The time to start thinking about trial is when you start the case

Posted Thursday, February 8th, 2018 by Gregory Forman
Filed under Litigation Strategy, Not South Carolina Specific, Of Interest to Family Court Litigants, Of Interest to Family Law Attorneys

Prospective domestic relations clients often begin their search process by determining whether they want a “negotiator” or a “litigator.” If they hope to resolve the case amicably, they search for a negotiator; if they want “victory”–whatever they perceive as victory–they seek a litigator.

Such potential clients frequently ask me a variation of the question: am I a negotiator or a litigator? I’ve developed a new response: “I am a trial attorney who settles over 95% of my contested cases.”

The reason I like this response is that it correctly describes how any good attorney should approach a contested case. The day you hire me for a contested case I am thinking about the following three things:

1. What are your goals?
2. What evidence could we marshal to convince the court that you are entitled to what you seek?
3. What evidence will the other side marshal to frustrate your goals and how do we counter that evidence?

Thus the initial part of any case is developing the information to support items two and three above. I will have my client collect, or assist my client in collecting, this information. The most obvious way I do this is to have the client collect current and date-of-filing valuations for every asset and debt on his or her financial declaration. I will issue discovery intended to determine what is factually disputed, limit the opposing party’s ability to surprise me with factual disputes, and develop evidence that exposes the strengths and weaknesses in both parties’ cases. Then, when it comes time to negotiate or mediate, I will have the information needed to understand what facts are undisputed, what each party’s position is on contested factual and legal issues, and what might be reasonable outcomes at trial on these disputed issues.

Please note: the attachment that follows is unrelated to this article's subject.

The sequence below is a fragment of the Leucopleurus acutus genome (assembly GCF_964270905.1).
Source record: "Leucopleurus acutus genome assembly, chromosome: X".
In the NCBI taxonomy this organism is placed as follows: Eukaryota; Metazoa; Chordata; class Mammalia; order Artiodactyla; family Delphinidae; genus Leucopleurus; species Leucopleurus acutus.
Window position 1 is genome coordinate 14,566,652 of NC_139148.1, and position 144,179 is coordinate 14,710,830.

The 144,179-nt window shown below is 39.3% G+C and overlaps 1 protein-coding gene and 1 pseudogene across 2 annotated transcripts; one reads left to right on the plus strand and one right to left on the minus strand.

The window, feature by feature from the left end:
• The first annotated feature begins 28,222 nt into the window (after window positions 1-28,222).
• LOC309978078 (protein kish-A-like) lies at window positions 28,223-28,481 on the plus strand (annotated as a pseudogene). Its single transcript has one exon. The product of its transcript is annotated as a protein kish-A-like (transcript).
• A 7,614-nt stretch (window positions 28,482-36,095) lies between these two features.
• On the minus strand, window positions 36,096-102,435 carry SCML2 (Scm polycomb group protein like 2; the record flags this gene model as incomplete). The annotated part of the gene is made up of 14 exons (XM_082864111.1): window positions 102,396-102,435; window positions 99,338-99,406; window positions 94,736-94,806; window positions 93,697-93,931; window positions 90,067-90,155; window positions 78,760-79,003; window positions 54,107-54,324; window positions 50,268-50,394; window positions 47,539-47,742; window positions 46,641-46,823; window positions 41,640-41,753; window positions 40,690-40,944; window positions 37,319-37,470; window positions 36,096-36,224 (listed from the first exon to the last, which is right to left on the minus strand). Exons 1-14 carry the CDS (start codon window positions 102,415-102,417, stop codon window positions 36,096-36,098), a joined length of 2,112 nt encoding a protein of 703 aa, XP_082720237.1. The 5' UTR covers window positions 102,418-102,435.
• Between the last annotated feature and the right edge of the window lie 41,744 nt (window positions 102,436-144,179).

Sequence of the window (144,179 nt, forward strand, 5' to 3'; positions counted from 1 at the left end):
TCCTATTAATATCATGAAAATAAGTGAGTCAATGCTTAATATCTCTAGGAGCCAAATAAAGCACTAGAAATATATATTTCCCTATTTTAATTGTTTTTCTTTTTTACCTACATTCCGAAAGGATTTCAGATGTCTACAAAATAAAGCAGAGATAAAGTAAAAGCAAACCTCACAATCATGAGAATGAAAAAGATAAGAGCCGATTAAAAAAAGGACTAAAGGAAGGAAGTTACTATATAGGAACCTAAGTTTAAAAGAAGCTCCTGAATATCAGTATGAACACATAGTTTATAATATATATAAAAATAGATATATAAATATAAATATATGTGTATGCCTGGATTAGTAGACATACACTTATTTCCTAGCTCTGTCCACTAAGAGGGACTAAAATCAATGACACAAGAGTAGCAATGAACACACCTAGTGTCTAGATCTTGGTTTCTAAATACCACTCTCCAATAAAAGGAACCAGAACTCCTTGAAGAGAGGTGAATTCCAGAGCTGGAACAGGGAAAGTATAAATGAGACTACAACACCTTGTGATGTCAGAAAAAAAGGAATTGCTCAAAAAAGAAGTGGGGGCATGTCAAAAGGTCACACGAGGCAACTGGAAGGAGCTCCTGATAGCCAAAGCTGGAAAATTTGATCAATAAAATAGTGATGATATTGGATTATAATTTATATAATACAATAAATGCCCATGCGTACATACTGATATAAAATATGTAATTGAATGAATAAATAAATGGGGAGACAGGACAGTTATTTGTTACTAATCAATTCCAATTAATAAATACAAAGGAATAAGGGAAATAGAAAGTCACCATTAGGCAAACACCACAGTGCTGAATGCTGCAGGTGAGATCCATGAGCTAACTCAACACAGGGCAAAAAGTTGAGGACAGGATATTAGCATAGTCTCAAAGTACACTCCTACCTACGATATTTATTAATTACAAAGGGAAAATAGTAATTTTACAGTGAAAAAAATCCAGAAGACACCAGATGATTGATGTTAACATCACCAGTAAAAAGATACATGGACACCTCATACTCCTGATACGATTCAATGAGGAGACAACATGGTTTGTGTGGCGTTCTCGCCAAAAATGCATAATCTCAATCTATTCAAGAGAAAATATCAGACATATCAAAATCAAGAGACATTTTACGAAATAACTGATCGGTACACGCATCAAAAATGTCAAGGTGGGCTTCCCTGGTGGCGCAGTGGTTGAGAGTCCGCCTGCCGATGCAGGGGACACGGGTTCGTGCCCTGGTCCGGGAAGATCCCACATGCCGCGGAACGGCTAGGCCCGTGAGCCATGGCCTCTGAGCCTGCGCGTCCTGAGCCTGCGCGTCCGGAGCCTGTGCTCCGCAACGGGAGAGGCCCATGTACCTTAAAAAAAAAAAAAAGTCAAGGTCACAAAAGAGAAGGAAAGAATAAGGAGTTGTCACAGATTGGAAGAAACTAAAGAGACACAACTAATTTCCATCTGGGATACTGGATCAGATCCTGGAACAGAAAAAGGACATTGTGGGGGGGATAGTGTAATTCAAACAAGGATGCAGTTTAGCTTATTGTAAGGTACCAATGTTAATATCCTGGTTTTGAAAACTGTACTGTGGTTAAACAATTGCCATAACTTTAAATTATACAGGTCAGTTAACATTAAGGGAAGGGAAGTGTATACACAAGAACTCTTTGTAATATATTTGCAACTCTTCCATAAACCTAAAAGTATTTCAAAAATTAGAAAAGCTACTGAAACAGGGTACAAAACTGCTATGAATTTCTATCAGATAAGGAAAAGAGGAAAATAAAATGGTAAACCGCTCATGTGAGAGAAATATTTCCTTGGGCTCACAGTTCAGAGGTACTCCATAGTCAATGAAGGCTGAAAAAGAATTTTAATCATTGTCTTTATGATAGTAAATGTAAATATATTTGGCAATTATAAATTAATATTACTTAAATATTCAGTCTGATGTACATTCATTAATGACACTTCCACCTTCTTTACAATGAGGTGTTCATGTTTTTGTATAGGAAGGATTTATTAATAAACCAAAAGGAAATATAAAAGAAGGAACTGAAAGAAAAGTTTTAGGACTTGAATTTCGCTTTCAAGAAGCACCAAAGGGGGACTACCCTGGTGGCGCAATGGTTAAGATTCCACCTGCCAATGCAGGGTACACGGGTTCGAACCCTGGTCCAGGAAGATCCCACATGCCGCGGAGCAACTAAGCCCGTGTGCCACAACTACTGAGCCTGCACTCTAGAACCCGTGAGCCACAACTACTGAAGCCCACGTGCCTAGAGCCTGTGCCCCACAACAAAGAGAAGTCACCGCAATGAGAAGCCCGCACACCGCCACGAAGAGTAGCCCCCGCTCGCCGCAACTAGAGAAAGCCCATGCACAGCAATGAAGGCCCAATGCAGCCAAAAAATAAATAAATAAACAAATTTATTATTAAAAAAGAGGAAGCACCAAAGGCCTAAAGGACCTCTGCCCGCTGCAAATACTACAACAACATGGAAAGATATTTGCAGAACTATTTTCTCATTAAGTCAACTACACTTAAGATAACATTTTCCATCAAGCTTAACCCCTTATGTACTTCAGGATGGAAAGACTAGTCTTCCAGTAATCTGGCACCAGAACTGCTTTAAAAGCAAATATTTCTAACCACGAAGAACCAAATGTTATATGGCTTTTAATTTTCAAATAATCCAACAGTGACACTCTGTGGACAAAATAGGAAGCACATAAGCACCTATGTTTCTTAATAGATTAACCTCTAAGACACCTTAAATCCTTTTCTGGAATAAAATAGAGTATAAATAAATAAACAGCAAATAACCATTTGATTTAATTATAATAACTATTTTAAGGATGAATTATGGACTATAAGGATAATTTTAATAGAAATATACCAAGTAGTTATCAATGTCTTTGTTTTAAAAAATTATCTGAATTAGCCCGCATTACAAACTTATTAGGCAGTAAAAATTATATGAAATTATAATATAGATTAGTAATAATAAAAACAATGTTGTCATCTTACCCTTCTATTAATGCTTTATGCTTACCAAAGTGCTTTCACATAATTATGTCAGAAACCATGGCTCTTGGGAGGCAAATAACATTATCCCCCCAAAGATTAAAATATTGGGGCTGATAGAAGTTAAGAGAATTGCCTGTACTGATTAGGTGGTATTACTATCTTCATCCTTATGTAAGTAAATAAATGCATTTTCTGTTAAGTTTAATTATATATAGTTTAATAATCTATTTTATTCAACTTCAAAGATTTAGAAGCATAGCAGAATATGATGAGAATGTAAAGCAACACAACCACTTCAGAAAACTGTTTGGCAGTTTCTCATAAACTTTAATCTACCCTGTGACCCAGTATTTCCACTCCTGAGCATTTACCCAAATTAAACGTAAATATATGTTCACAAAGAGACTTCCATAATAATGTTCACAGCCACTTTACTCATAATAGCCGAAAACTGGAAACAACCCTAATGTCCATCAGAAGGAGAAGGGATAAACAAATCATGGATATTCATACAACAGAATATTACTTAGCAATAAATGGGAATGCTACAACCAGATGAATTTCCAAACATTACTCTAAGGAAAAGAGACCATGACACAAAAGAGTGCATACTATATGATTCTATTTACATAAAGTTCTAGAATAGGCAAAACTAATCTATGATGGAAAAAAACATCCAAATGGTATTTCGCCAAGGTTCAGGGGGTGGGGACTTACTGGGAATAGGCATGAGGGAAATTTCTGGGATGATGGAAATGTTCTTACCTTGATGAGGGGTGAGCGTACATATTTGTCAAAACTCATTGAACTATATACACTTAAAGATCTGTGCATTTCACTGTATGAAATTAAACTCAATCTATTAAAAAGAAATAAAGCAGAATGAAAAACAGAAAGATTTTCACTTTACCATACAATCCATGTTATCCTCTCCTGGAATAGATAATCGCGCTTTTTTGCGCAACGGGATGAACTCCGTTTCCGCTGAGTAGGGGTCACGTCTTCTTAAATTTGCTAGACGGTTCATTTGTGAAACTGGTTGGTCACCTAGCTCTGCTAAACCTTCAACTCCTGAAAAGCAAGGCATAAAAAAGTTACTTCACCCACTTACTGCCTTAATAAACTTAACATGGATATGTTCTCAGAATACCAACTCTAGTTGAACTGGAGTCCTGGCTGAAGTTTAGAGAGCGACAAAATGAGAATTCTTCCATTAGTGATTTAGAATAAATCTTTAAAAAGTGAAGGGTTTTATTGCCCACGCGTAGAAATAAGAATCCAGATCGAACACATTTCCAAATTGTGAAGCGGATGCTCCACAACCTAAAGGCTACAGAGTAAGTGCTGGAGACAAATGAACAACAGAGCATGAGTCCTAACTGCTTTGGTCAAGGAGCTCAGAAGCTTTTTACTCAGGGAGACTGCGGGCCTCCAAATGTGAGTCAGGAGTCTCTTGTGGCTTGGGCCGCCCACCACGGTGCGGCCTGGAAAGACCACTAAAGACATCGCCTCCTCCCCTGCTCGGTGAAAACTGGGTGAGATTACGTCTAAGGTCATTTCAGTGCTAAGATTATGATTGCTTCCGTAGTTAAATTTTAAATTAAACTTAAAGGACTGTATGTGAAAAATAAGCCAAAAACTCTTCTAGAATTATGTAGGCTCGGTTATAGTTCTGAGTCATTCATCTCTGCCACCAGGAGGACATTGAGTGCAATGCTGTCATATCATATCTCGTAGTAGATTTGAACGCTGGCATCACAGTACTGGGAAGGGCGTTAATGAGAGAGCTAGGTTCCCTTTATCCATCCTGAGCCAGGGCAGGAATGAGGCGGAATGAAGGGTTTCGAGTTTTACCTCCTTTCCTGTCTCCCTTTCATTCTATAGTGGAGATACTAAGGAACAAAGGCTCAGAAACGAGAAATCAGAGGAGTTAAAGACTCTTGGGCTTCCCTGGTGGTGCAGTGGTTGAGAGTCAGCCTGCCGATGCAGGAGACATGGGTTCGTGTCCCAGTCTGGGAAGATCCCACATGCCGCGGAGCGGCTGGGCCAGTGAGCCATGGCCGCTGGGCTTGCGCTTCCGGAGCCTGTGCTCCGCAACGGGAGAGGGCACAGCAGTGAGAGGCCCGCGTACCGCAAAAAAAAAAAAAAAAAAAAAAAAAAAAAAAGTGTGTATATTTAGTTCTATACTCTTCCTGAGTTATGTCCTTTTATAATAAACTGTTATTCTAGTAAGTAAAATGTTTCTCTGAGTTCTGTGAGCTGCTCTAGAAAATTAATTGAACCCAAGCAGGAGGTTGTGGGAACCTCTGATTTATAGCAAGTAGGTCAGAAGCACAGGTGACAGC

Without this information, negotiations and mediations can reveal one’s lack of preparation to intelligently resolve the case or to effectively advocate the client’s position. If mediation takes place well into the 365 day period, it may be difficult–perhaps impossible–to complete the work necessary to effectively advocate the client’s position at trial.

Ironically, it’s often the negotiators, who come to mediation with insufficient knowledge to understand what might be a just result, who end up having to unnecessarily try their cases. Even worse, they often settle their cases cheap because they don’t understand their case and are afraid to risk trial.

The way to achieve an effective settlement is to begin each case by preparing for trial.

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